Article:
Stranger Than Fiction

The original name for this post was going to be “Hurricane Sandible”, a cheeky reference to the tropical storm that recently ravaged the east coast of the United States. When I first considered writing about the storm I was fighting off a mild hangover from the previous night’s impromptu party at my neighbor’s apartment, one in a string of such revelries during what was dubbed the “Hurrication,” when the crippled infrastructure of New York gave many people a perfectly legitimate excuse not to show up for work for a few days, myself included. With my neighborhood in Brooklyn cut off from the rest of the city due to a total lack of viable transportation and an influx of refugees from the darkened lower Manhattan (deemed “SoPo,” or “South of Power”) suddenly needing a place to stay and a way to forget their worries, a lack of reasons to celebrate became the perfect excuse to do so. People gathered in a neighbor’s apartment to read H.P. Lovecraft aloud by candlelight, those still with internet and power had movie parties and impromptu karaoke, and the more stalwart bars opened their doors with the promise of two-for-one Hurricanes and trivia contests. As far as I was concerned when I first started writing this, the worst that Hurricane Sandy did was take away my ability to meet up with Fandible and play make believe for a few weeks. A week later I scrapped the jokey nature of this post for something different.

The settings of role playing games are often one of a world that mirrors our own but is fundamentally different in a few ways. White Wolf games often accentuate the despair and hopelessness of a world where monsters are real and that which is accomplished is ultimately meaningless, Shadowrun (a personal favorite) shows us a future that has forced myth and mayhem into the desperate normalcy of a perpetual dystopian riot, and Part-Time Gods asks you to balance the responsibilities of a deity with the banality of everyday life. These games, as well as movies, books, television and others, ask us to believe that these things could happen, and we often follow along with a cynical squint.

A game is set during a blackout and your characters are going to pull the ultimate heist, or you’re teenagers at a home who have to escape from intruders because no help is coming. These settings are funny, in a way, because that’s not how things could actually happen. It’s a setting for a game. It’s weird. It’s not going to happen in real life. That’s the point.

The reality of the damage from Hurricane Sandy and the city’s subsequent recovery efforts showed me that these ideas are not so outlandish at all. Twice I drove through the lower East Side of Manhattan on my way home from work and was stunned by the pitch darkness. Luxury condos and average apartment complexes alike were rows of darkened windows reaching upwards, often with one lonely candle illuminating a single point as police officers covered the darkened streets, directing traffic in the harsh light of road flares and investigating the smallest signs of social unrest or criminal activity. I even saw a pub proudly displaying it’s gas-powered electric generator in front of a large hand-drawn sign that declared “We have power and whiskey.” The next night the gas shortages had hit the city and the bar’s windows blended into the shadows.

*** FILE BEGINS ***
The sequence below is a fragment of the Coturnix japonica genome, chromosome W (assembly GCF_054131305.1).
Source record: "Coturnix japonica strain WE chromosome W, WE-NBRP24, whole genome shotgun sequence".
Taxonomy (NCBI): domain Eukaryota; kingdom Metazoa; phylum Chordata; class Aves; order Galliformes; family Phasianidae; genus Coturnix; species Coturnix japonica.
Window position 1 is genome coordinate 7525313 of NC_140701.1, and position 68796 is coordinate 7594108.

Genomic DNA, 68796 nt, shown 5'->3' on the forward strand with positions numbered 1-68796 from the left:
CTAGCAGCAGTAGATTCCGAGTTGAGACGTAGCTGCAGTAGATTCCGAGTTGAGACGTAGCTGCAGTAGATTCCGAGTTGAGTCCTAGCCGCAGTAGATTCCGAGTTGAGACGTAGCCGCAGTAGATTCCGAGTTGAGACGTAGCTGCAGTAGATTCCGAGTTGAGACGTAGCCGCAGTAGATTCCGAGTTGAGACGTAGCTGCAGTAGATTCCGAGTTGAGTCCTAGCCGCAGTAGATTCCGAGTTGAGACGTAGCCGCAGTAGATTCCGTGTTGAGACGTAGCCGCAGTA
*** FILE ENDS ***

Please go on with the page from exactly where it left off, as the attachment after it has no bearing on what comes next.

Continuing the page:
This all came from a storm that paled in comparison to others that had struck parts of the country in recent years, but still we were turned from the Greatest City in the World to charred city blocks that claimed more than eighty homes, gas lines monitored by small armies of police and a broken transit system that stranded my neighborhood and others like it from going anywhere. It was surreal to say the least, especially as the days went on and the severity of the damage became apparent.

I even witnessed the electric transformer explosion that led to the lower East Side becoming SoPo. I was socializing with my neighbors during the height of the storm when, like a fool, I decided that standing on my building’s roof was a good idea. I was wearing the costume I had intended to wear for Halloween and was laughing and trying not to spill my drink when the sky erupted into light, clearly emanating from a point across the river in Manhattan. I remember looking at my friend (the only other fool in the group to follow me) and watching the bravado drop from his face. After using every expletive in our repertoire we realized that we were ridiculously dressed, drenched, and scared.

Days later, on my second trip through SoPo at night, I casually remarked to my girlfriend that this would all make a great setting for a game. “No, it wouldn’t,” she responded. When I asked her why, she simply said “because it’s not beyond our imagination anymore, it’s real. This is really happening”.

(A note from the Fandible Crew: While we all made it through the storm unscathed, much of New York City and New Jersey is still in need of help. If you haven’t already, please consider donating to a charity working in the area, such as The Red Cross.)


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About the Author
David is a human, standing at average human size with human features. He is not an android, that would be ridiculous. He is fond of horror movies, so-bad-it’s-good movies, stand-up comedy and humor sometimes inappropriate for a given setting but within the accepted parameters of average human interaction. David reads H.P. Lovecraft with human eyes, speaks about Cyberpunk with his human mouth (using vocal chords, not embedded speakers) listens to podcasts with his human ears and typed this from an undisclosed location with his human hands. He was created in New England.

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